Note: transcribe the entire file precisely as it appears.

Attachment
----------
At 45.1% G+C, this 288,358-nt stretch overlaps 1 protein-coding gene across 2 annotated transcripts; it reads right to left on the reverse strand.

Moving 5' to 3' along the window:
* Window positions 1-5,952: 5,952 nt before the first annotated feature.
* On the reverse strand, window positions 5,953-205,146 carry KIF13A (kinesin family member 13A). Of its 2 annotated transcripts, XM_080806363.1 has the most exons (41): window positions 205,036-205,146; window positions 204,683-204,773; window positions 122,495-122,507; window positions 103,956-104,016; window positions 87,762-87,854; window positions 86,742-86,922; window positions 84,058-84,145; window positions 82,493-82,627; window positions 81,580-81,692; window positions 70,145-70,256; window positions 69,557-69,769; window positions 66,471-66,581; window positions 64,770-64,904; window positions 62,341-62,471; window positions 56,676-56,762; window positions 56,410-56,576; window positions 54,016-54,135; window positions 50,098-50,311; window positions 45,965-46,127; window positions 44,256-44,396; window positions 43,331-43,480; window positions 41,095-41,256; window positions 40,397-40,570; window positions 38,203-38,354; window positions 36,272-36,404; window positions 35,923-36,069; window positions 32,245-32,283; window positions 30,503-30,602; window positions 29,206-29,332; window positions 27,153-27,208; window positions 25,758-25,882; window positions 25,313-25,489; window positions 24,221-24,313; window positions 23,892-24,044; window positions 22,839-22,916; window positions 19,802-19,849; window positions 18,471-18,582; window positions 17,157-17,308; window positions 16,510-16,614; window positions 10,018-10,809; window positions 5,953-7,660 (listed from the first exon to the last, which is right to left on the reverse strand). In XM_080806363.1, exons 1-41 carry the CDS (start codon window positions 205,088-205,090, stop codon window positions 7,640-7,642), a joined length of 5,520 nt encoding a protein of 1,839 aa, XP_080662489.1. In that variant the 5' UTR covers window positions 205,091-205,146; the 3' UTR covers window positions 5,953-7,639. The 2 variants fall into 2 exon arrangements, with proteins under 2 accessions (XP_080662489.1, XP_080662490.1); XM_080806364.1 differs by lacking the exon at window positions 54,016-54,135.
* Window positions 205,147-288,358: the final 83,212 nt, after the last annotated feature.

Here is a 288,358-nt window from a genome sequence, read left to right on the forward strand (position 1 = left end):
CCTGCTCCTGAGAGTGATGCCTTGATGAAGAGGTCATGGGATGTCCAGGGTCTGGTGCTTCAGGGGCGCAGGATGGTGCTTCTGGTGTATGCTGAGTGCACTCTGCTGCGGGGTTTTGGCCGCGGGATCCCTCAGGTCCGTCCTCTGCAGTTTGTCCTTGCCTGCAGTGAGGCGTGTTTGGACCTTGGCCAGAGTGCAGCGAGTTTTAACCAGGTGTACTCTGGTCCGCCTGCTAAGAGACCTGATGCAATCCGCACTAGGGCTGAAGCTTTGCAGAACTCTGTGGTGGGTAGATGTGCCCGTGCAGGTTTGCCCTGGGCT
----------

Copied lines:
At 45.1% G+C, this 288,358-nt stretch overlaps 1 protein-coding gene across 2 annotated transcripts; it reads right to left on the reverse strand.

Moving 5' to 3' along the window:
* Window positions 1-5,952: 5,952 nt before the first annotated feature.
* On the reverse strand, window positions 5,953-205,146 carry KIF13A (kinesin family member 13A). Of its 2 annotated transcripts, XM_080806363.1 has the most exons (41): window positions 205,036-205,146; window positions 204,683-204,773; window positions 122,495-122,507; window positions 103,956-104,016; window positions 87,762-87,854; window positions 86,742-86,922; window positions 84,058-84,145; window positions 82,493-82,627; window positions 81,580-81,692; window positions 70,145-70,256; window positions 69,557-69,769; window positions 66,471-66,581; window positions 64,770-64,904; window positions 62,341-62,471; window positions 56,676-56,762; window positions 56,410-56,576; window positions 54,016-54,135; window positions 50,098-50,311; window positions 45,965-46,127; window positions 44,256-44,396; window positions 43,331-43,480; window positions 41,095-41,256; window positions 40,397-40,570; window positions 38,203-38,354; window positions 36,272-36,404; window positions 35,923-36,069; window positions 32,245-32,283; window positions 30,503-30,602; window positions 29,206-29,332; window positions 27,153-27,208; window positions 25,758-25,882; window positions 25,313-25,489; window positions 24,221-24,313; window positions 23,892-24,044; window positions 22,839-22,916; window positions 19,802-19,849; window positions 18,471-18,582; window positions 17,157-17,308; window positions 16,510-16,614; window positions 10,018-10,809; window positions 5,953-7,660 (listed from the first exon to the last, which is right to left on the reverse strand). In XM_080806363.1, exons 1-41 carry the CDS (start codon window positions 205,088-205,090, stop codon window positions 7,640-7,642), a joined length of 5,520 nt encoding a protein of 1,839 aa, XP_080662489.1. In that variant the 5' UTR covers window positions 205,091-205,146; the 3' UTR covers window positions 5,953-7,639. The 2 variants fall into 2 exon arrangements, with proteins under 2 accessions (XP_080662489.1, XP_080662490.1); XM_080806364.1 differs by lacking the exon at window positions 54,016-54,135.
* Window positions 205,147-288,358: the final 83,212 nt, after the last annotated feature.

Here is a 288,358-nt window from a genome sequence, read left to right on the forward strand (position 1 = left end):
CCTGCTCCTGAGAGTGATGCCTTGATGAAGAGGTCATGGGATGTCCAGGGTCTGGTGCTTCAGGGGCGCAGGATGGTGCTTCTGGTGTATGCTGAGTGCACTCTGCTGCGGGGTTTTGGCCGCGGGATCCCTCAGGTCCGTCCTCTGCAGTTTGTCCTTGCCTGCAGTGAGGCGTGTTTGGACCTTGGCCAGAGTGCAGCGAGTTTTAACCAGGTGTACTCTGGTCCGCCTGCTAAGAGACCTGATGCAATCCGCACTAGGGCTGAAGCTTTGCAGAACTCTGTGGTGGGTAGATGTGCCCGTGCAGGTTTGCCCTGGGCT